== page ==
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Daily ESG Briefing: 100 faith investors threaten to divest from Brazil if government doesn’t step up Amazon protection

The latest developments in sustainable finance

A coalition of almost 100 Catholic investors from 18 countries has threatened to divest from Brazilian companies and government bonds if the country does not “resolutely oppose” the deforestation of the Amazon rainforest and the deprivation of the rights of indigenous people. In a letter to Brazilian President Jair Bolsonaro, the signatories, which include the German Bank für Kirche und Caritas, raised concerns about the scale of deforestation and increasing number of wildfires in the Amazon, and their impact on indigenous peoples. The signatories made a number of recommendations, including the implementation of strict environmental legislation, and said that if improvements were not made, the group would “increasingly see [their] basis as current and potential institutional investors in Brazilian companies and government bonds removed”.

The Japanese Financial Services Agency and the Japanese Exchange Group JSE, are looking to include climate disclosure rules for listed companies in the upcoming revision of the corporate governance code, according to Nikkei. The code takes a comply-or-explain approach and is not legally binding. Nikkei also reports that the government is considering ending support for the export of coal-fired power plant equipment ahead of a meeting on climate change between US President Joe Biden and Prime Minister Yoshihide Suga in April. Japan has already changed its financing rules to allow financing for overseas coal projects by the Japan Bank for International Cooperation only in countries with a carbon transition plan in place, but has come under pressure from the US and UK to drop financing for exports altogether.

The US Securities and Exchange Commission is looking into credit rating agencies and auditing as part of its work around climate and ESG, Acting Chair Allison Herren Lee said at a recent Ceres webinar. The regulator is also looking at ways to increase accountability and transparency around the proxy voting process, she said, adding: “All of that is to say that these issues intersect widely with our mission at the SEC and we’re looking hard to ensure that we address them in a prudent and efficient manner, so that investors have the information they need to price risk and allocate capital as they deem appropriate”.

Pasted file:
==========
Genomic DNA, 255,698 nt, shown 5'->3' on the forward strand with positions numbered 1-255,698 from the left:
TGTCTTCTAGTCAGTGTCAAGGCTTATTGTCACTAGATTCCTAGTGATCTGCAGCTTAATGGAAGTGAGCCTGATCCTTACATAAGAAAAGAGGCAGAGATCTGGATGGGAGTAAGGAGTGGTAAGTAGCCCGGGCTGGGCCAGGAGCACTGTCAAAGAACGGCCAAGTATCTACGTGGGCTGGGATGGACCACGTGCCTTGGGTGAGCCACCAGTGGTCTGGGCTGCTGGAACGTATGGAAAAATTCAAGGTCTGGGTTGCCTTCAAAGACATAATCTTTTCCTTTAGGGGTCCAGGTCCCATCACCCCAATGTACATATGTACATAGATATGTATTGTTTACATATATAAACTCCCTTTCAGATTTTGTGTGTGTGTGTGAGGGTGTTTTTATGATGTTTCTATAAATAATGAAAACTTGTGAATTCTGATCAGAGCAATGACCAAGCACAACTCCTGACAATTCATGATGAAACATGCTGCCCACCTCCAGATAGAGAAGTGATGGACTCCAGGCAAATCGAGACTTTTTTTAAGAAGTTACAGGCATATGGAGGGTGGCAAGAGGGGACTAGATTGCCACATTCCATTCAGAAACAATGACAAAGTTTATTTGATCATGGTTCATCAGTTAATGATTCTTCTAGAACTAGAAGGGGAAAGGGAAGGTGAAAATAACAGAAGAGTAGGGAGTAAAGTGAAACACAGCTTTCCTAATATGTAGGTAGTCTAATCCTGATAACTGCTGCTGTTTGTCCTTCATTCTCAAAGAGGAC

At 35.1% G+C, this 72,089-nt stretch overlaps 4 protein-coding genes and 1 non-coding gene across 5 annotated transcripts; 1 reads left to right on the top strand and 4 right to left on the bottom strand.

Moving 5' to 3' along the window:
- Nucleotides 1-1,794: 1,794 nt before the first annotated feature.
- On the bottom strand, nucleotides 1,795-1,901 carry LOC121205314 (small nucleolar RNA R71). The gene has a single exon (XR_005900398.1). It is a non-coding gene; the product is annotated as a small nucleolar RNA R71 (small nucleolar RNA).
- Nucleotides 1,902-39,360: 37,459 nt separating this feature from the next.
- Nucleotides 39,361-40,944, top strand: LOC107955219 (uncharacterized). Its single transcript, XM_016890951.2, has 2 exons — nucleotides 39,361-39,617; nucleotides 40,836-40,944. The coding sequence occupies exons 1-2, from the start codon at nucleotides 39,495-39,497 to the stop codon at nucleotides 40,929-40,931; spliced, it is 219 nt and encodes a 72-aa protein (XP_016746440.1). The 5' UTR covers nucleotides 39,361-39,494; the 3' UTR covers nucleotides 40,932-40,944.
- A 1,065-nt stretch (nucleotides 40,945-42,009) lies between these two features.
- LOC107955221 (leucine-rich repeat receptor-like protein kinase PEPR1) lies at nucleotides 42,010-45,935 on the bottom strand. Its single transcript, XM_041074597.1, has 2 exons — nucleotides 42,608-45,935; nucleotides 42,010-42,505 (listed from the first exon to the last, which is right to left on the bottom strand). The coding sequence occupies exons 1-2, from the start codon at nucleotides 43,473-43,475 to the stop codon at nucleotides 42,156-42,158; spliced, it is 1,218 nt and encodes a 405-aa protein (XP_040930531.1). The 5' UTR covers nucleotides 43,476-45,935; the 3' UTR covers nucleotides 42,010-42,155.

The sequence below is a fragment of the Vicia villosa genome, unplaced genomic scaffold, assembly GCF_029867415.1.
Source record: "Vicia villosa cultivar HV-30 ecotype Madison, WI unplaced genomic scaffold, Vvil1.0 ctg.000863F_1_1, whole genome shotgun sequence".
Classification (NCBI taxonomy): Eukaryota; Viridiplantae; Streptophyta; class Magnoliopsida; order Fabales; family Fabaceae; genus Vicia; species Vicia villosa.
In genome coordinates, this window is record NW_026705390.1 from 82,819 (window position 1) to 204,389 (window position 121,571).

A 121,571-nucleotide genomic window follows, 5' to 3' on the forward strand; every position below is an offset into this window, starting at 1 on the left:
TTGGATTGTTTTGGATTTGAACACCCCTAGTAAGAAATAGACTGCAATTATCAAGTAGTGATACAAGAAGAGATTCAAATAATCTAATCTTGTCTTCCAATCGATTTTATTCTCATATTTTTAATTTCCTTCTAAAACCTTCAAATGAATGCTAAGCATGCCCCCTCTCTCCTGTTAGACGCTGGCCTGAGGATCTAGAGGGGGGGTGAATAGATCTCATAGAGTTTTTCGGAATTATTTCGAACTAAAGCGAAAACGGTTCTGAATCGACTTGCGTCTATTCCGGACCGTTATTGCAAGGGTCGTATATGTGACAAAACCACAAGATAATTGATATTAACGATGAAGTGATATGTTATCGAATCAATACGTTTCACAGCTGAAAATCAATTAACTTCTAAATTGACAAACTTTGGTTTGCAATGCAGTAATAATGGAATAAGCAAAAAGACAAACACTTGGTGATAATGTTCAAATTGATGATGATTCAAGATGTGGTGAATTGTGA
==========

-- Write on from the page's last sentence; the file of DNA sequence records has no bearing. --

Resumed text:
BNP Paribas Securities Services has teamed up with Clarity AI on an ESG data deal. Users of BNP’s Manaos platform will be able to access Clarity’s sustainability data to assess ESG risk and impact for their portfolio companies under the new agreement. BlackRock took a stake in Clarity AI in January.

The G20 Sustainable Finance Study Group held the first meeting since its reboot last Friday. During the meeting, the study group discussed the development of a G20 roadmap for sustainable finance. By the end of the Italian presidency of G20 this year, the group will have produced a report on the progress made on the G20’s “main deliverables” for 2021, including sustainability reporting, taxonomies and the role of financial institutions in supporting the Paris Agreement.

Barclays has started tracking its financed emissions in the Cement and Metals sectors, which will see it set reduction targets for both in its 2021 ESG report, it said. The bank, which committed to align its financing with the Paris agreement in March 2020, has so far only tracked its financed emissions for energy and power.

The European Commission’s Joint Research Committee is expected to say that nuclear power should be classified as sustainable under the EU taxonomy, after a draft report on the issue was leaked to Reuters. The report, due to be published next week, said that “the analyses did not reveal any science-based evidence that nuclear energy does more harm to human health or to the environment than other electricity production technologies”, and said that nuclear waste storage in deep geologic formations was “appropriate and safe”.